Christianity, Unconditional Love, and Absolute Tolerance: The Sermon on the Mount (Matt. 5-7)

As I continue my review of the gospel of Matthew and what is says, and does not say, about what Christianity demands regarding unconditional love and absolute tolerance, I come to the sermon on the mount.  My motivation for this effort is claims that Christianity ought to be nearly a ‘anything goes’ religion regarding sinful behavior.  As you might suspect, I consider the sermon on the mount to be something of a ‘home run’ in making my point that Christ did not teach a ‘anything goes’ type of gospel.

Continue reading ‘Christianity, Unconditional Love, and Absolute Tolerance: The Sermon on the Mount (Matt. 5-7)’

Christianity, Unconditional Love, and Absolute Tolerance: Matt 4

As I start my review of Chapter 4 to see if Christianity demands absolute tolerance as many seem to think it does, I wanted to explain a little what I mean by absolute tolerance.  I am all for tolerance which compels us to respect all people.  I am also all for tolerance which compels us to be kind to all people.  But in this context, absolute tolerance would mean that we must treat all beliefs and behaviors as perfectly acceptable in the eyes of God.  This seems to me to be what many advocates of various causes claim that Christianity demands.  And it is quite frequent that I see evidence that what many seem to want is an anything goes version of Christianity which I think is in complete opposition to what Christ actually taught.

Continue reading ‘Christianity, Unconditional Love, and Absolute Tolerance: Matt 4′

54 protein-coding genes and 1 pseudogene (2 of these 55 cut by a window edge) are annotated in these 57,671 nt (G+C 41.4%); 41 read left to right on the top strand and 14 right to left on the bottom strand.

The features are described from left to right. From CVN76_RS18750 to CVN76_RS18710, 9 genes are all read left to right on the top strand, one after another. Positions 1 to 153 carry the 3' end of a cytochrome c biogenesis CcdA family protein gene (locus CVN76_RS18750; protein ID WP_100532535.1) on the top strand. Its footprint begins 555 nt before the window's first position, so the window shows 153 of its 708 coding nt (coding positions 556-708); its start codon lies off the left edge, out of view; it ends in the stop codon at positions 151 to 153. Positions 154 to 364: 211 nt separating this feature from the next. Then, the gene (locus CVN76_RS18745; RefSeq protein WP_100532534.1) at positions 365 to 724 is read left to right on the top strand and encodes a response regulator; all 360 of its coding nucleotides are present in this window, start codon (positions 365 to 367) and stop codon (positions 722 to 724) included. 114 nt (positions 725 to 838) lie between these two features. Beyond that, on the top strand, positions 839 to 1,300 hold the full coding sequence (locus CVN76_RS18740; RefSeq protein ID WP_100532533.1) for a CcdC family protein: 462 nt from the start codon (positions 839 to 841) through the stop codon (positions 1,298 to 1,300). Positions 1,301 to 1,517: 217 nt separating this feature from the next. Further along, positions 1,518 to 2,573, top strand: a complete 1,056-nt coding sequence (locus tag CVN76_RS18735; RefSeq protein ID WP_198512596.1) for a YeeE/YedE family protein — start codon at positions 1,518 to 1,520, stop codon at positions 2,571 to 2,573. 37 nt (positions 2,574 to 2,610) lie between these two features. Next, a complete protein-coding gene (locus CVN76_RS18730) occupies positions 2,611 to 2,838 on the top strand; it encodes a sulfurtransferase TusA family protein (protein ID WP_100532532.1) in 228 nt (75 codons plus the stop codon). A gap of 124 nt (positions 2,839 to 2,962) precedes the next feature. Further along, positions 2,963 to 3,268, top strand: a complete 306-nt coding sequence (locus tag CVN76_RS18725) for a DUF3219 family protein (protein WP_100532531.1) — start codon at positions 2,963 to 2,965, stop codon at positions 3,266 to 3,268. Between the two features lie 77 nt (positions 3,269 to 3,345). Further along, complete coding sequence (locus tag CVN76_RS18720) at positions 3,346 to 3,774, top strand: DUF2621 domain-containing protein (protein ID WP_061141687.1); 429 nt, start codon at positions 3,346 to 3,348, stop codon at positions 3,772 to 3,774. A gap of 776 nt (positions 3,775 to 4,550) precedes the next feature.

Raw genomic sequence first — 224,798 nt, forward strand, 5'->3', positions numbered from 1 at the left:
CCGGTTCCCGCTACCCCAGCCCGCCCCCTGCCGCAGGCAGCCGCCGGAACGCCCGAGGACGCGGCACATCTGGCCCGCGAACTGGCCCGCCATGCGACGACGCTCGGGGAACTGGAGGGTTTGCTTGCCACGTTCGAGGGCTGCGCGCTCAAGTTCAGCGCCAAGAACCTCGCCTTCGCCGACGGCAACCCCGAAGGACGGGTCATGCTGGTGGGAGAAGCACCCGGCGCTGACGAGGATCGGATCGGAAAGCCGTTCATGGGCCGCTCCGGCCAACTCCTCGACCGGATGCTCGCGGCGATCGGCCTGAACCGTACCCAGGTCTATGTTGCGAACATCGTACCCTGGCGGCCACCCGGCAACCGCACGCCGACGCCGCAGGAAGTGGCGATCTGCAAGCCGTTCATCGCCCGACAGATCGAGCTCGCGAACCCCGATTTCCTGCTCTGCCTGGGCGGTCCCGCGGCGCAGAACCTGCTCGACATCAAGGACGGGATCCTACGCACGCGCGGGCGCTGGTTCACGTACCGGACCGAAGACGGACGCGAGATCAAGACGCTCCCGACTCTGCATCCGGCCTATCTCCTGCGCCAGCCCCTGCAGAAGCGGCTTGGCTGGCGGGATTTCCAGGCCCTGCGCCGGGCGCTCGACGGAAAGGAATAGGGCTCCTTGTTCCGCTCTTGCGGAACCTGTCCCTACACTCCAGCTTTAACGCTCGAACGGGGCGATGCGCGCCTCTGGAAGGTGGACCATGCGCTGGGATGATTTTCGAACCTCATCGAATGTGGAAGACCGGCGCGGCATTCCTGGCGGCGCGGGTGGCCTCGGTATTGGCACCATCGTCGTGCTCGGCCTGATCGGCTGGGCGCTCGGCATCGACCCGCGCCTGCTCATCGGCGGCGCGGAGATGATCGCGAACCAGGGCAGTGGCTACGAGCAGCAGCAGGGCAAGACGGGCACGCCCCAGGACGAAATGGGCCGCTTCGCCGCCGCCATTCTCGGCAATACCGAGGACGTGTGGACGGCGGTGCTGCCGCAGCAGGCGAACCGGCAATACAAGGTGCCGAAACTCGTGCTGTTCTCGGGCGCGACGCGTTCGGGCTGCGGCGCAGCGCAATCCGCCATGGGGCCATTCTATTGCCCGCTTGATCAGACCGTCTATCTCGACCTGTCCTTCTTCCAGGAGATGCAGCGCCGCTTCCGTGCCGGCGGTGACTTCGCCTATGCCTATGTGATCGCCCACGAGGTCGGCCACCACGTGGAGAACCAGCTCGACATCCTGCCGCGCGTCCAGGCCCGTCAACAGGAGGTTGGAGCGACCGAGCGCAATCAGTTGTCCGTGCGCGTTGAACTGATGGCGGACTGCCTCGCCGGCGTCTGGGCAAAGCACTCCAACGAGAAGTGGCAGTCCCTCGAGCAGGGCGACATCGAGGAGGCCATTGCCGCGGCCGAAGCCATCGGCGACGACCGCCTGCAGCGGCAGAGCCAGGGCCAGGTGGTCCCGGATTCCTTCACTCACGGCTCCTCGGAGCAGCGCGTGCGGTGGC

Christianity, Unconditional Love, and Absolute Tolerance: Matt. 3

In my introductory post I addressed what I feel is a misunderstanding by the general public about Christianity, namely that Christianity demands absolute tolerance for all behavior because it teaches unconditional love.  I refute the idea that Christ taught a ‘anything goes’ gospel.  I have chosen to do this by working through the book of Matthew with this purpose in mind.

Continue reading ‘Christianity, Unconditional Love, and Absolute Tolerance: Matt. 3′

Christianity, Unconditional Love, and Absolute Tolerance

I have been stuck in recent years about how there seems to be what I would say is a misunderstanding about Christianity in the general public.  This misunderstanding is that Christianity is all about complete tolerance of any behavior.  The argument might go something like this:

P1 – Christianity teaches unconditional love.
P2 –  To love unconditionally means you must be absolutely tolerant of all behaviors
C1 –  Christianity must treat all behaviors as perfectly acceptable.

For me, the disagreement comes with P2.  It is of course possible to love someone, in spite of their sinful behavior.  This is another way of stating the familiar ‘hating the sin yet loving the sinner’.  In this circumstance, I think it is important to keep in mind that love comes in many forms, and that at times loving the sinner may require speaking out against the sin.

Did Christ really teach a gospel that required followers to always show absolute tolerance in a way that demanded treating all behaviors as perfectly acceptable?  I would say the answer to this is a firm no.